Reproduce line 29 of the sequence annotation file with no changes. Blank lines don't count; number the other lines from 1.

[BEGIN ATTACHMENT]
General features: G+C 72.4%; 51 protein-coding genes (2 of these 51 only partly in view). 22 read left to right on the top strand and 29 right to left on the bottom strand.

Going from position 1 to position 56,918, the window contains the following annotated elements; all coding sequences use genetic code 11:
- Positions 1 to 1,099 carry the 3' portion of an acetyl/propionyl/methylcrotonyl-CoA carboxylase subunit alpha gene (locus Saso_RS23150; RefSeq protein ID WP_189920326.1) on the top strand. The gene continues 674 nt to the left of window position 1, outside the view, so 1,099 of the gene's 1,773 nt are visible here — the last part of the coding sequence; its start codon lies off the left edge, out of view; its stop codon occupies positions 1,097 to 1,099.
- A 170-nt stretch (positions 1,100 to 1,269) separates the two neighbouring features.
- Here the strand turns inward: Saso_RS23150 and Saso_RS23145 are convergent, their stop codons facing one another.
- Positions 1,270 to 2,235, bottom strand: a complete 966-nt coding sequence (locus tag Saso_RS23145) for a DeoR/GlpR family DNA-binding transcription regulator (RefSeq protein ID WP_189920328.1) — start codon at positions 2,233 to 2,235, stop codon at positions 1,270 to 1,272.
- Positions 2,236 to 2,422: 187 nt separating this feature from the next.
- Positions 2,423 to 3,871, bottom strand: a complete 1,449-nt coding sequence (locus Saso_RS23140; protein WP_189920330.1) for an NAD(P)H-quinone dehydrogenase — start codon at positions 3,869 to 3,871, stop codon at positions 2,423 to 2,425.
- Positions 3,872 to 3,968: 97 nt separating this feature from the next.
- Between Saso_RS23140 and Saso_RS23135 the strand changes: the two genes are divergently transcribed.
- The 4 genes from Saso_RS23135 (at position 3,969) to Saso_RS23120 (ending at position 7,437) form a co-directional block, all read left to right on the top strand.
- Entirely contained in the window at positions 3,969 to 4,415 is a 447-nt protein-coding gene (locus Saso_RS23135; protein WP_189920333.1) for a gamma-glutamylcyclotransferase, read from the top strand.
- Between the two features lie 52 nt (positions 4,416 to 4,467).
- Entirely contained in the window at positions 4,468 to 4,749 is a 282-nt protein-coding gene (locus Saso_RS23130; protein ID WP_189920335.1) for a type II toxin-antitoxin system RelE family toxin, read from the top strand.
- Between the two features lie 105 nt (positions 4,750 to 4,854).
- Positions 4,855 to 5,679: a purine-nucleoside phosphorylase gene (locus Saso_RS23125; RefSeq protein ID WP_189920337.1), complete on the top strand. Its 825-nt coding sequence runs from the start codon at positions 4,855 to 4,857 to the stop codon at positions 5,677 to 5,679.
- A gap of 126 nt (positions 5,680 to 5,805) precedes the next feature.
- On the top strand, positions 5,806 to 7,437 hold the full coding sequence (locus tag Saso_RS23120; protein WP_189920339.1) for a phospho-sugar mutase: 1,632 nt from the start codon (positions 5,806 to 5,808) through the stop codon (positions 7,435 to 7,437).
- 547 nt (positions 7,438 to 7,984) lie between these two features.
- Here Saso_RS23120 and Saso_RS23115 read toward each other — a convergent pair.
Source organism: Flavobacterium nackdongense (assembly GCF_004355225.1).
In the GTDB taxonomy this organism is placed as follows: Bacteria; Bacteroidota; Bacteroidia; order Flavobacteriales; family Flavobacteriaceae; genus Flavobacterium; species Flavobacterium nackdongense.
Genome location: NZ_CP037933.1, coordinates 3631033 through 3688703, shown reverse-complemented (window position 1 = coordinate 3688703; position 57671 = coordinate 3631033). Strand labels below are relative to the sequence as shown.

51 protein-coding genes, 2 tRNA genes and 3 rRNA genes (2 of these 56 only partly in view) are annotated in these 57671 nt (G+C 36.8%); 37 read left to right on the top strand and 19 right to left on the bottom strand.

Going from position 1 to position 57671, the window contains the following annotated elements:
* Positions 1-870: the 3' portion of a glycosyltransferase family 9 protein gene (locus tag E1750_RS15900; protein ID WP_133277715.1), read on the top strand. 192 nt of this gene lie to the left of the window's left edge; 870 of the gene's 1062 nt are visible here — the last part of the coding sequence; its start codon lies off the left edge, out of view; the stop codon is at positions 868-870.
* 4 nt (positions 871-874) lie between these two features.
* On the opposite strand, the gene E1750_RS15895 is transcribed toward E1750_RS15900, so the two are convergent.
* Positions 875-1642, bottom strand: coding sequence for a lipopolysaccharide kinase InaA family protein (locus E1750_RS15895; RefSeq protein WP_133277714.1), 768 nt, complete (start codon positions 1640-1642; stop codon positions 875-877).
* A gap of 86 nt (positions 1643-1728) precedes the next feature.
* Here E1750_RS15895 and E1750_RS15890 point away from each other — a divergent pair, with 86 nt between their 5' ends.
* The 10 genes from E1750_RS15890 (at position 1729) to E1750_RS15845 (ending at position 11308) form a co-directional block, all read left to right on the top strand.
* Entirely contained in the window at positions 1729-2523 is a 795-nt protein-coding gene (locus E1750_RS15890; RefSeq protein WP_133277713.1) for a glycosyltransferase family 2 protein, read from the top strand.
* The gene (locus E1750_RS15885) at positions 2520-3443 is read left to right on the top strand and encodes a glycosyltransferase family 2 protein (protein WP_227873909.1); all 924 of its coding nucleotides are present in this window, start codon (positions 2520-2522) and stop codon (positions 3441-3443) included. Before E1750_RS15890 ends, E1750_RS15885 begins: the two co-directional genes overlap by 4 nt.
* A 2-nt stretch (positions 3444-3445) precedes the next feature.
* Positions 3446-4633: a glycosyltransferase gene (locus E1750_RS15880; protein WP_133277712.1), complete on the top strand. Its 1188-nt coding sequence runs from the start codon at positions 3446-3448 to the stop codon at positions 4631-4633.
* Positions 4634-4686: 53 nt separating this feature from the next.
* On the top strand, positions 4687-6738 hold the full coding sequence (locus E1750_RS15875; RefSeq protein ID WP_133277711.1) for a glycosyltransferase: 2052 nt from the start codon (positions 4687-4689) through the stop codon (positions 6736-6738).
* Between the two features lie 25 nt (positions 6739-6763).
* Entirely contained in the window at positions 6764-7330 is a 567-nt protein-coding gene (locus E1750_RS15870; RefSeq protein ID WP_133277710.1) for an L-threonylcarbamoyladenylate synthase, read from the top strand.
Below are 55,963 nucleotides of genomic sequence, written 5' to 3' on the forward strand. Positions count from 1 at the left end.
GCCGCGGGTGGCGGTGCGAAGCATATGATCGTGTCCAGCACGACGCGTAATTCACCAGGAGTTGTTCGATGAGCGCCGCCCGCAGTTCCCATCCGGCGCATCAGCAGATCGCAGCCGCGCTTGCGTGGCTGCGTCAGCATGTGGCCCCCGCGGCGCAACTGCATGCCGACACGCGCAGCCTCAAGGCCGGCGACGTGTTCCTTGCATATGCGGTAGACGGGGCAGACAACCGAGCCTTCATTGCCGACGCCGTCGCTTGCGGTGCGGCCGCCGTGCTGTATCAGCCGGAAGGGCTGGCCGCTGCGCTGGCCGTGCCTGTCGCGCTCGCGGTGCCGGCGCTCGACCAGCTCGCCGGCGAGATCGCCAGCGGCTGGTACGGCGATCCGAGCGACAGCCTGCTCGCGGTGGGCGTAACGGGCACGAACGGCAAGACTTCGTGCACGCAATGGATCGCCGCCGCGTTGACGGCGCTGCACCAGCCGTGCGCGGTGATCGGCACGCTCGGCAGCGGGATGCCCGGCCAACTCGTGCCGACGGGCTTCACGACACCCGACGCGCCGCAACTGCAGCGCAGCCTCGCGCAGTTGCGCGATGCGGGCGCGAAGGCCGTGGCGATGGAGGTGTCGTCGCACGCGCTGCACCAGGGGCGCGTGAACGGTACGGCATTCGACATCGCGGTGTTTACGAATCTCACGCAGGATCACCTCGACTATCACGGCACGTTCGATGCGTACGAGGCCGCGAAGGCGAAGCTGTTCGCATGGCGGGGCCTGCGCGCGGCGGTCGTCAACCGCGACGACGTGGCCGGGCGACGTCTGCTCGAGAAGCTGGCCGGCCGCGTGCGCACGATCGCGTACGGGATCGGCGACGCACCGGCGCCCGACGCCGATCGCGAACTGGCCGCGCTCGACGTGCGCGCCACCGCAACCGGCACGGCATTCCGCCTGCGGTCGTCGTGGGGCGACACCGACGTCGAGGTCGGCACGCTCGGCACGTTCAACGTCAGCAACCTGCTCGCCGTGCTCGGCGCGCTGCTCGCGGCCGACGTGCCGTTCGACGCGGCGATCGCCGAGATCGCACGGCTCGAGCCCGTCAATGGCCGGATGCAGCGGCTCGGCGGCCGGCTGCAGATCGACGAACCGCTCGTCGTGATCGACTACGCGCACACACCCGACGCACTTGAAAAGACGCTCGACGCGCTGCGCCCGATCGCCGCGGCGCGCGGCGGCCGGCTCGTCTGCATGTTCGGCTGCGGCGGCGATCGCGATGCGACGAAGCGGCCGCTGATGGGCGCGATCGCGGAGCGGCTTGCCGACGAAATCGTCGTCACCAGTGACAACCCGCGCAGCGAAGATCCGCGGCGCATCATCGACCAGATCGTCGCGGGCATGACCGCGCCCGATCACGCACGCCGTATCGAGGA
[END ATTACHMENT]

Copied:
* Positions 875-1642, bottom strand: coding sequence for a lipopolysaccharide kinase InaA family protein (locus E1750_RS15895; RefSeq protein WP_133277714.1), 768 nt, complete (start codon positions 1640-1642; stop codon positions 875-877).